Written by Brenda Nakalema

The MoneyGram situation a win for block and other fintech disruptors.

Moneygram International, the payment service company, is being acquired by a private equity player, sending its stock on a high. …

Moneygram International, the payment service company, is being acquired by a private equity player, sending its stock on a high. The real story, though, isn’t about the actual acquisition but the technology orchestrated by the likes of block (ticker: SQ) and PayPal (ticker: PYPL).

Moneygram(ticker: MGI) made its acquisition announcement by Madison Dearborn on Tuesday- according to the deal, partners of Madison Dearborn would acquire the company shares at $11 apiece. Moneygram stock ended Monday trading at $8.95 a share.

Premarket trading so the stock gain by 18% to $10.59 is an indicator that investors strongly believe the deal will be closed and that there won’t be a counter bid. S&P 500 and Dow Jones Industrial Average futures gained 1.2% and 0.9%, respectively.

With a deal this important, Moneygram has been valued at $1 billion, 21 times estimated earnings for 2022 of roughly 52 cents a share. Including debt, the deal values the company at $1.8 billion. The purchase price set for this deal is this low because Moneygram is a relatively small business; added to that is the fact that it’s also shrinking. Sales in the company peaked at around $1.6 billion in 2016. On the other hand, sales this year are projected to be $1.3 billion.

Moneygram’s competitor, Western Union (ticker: WU), seems to be following a similar pattern with sales of $5.6 billion in 2016. Before the company agreed to sell a portion of its business to investors, its sales expectations on the street stood at $5.2 billion now; sales expectations were $4.8 billion. Sales of Western Union peaked at $5.6 billion in 2018.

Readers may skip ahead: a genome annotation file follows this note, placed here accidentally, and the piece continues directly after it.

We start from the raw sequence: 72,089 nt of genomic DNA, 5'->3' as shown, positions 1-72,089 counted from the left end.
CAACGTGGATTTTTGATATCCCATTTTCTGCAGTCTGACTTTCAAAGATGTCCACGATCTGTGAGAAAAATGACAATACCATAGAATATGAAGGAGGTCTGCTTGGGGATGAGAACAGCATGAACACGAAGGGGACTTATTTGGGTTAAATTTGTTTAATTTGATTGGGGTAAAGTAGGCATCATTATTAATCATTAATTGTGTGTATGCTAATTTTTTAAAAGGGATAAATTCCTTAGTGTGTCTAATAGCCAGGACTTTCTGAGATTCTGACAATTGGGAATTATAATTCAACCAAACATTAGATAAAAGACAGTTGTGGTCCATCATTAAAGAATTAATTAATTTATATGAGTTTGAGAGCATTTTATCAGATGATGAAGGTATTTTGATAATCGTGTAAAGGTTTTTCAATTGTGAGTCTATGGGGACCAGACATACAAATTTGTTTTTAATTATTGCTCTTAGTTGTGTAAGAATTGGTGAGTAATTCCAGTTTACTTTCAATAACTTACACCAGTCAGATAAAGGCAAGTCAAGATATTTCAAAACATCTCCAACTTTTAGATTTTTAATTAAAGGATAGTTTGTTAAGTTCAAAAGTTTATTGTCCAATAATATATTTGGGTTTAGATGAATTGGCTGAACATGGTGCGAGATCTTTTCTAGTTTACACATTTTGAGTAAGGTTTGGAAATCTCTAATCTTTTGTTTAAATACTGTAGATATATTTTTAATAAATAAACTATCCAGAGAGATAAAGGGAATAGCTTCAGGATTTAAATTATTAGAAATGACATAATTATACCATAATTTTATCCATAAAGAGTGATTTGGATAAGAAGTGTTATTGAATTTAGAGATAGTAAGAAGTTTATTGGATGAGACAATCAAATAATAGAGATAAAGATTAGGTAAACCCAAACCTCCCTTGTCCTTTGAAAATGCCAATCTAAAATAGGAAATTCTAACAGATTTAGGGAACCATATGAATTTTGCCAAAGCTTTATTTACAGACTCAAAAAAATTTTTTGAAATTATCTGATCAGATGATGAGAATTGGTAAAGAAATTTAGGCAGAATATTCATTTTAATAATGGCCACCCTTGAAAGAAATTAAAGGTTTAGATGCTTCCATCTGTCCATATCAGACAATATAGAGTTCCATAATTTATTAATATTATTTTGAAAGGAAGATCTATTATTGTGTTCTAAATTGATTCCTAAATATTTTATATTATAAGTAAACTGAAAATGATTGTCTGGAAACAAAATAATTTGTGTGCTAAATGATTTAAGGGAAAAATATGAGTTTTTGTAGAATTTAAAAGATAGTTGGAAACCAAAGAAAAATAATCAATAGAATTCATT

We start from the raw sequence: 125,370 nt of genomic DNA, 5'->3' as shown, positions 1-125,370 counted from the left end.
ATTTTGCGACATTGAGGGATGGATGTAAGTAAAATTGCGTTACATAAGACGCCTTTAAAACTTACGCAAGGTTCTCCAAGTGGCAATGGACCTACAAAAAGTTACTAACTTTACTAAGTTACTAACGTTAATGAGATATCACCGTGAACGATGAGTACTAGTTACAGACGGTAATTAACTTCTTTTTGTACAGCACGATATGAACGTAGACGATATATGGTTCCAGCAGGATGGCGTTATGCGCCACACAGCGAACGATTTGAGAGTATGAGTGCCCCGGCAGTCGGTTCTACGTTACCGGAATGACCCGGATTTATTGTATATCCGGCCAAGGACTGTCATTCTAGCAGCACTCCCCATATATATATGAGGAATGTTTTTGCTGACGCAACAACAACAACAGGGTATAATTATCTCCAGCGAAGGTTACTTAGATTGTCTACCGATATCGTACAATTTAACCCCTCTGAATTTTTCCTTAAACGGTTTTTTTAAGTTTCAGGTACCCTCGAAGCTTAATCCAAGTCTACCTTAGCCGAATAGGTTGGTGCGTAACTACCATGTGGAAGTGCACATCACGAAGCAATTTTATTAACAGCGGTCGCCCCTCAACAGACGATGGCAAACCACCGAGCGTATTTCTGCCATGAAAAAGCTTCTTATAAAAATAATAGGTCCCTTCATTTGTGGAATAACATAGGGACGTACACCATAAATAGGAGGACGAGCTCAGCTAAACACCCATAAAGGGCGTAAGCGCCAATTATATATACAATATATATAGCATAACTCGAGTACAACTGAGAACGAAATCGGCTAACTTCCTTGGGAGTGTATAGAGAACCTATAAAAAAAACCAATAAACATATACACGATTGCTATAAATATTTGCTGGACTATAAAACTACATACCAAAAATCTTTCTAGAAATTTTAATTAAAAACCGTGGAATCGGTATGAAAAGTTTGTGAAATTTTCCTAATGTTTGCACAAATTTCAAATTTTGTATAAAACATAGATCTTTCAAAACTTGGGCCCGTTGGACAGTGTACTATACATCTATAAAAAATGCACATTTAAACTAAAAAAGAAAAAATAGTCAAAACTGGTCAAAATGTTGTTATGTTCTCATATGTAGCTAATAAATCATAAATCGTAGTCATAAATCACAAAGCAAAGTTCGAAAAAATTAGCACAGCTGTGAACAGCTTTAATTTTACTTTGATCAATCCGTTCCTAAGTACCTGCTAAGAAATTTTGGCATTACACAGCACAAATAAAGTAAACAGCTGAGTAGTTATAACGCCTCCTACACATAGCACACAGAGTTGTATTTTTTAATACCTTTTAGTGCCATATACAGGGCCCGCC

While both companies are still relatively profitable, they appear to be operating in the review mirror of new rivals operating in the payment processing technology space. For example, Block (ticker: SQ) shares were worth $3 billion when the company conducted its IPO in late 2015. At the time, both Moneygram and Western Union were valued at about $10 billion. Square has roughly $64 billion market capitalization while Moneygram and Western Union carry a paltry $9 billion valuation.

The payment technology industry has other high flyers, like PayPal (ticker: PYPL), which owns Venmo, and has a market capitalization of $133 billion. The company was purchased by eBay (ticker: EBAY) in 2002 at $1.5 billion before it was spun off to eBay shareholders in 2015.

The lesson for investors can be derived from Clayton Christensen’s book ‘The Innovator’s Dilemma’, which explains how hard it is for existing industry players to adopt the latest technology, especially if the company currently enjoys a profitable business.

The dilemma is alive today, not just for Moneygram and Western Union but also for traditional banks that compete with the likes of PayPal and others, as well as car companies, the likes of General Motors (ticker: GM), Ford Motor (ticker: FM) that are in competition with Tesla (ticker: TSLA).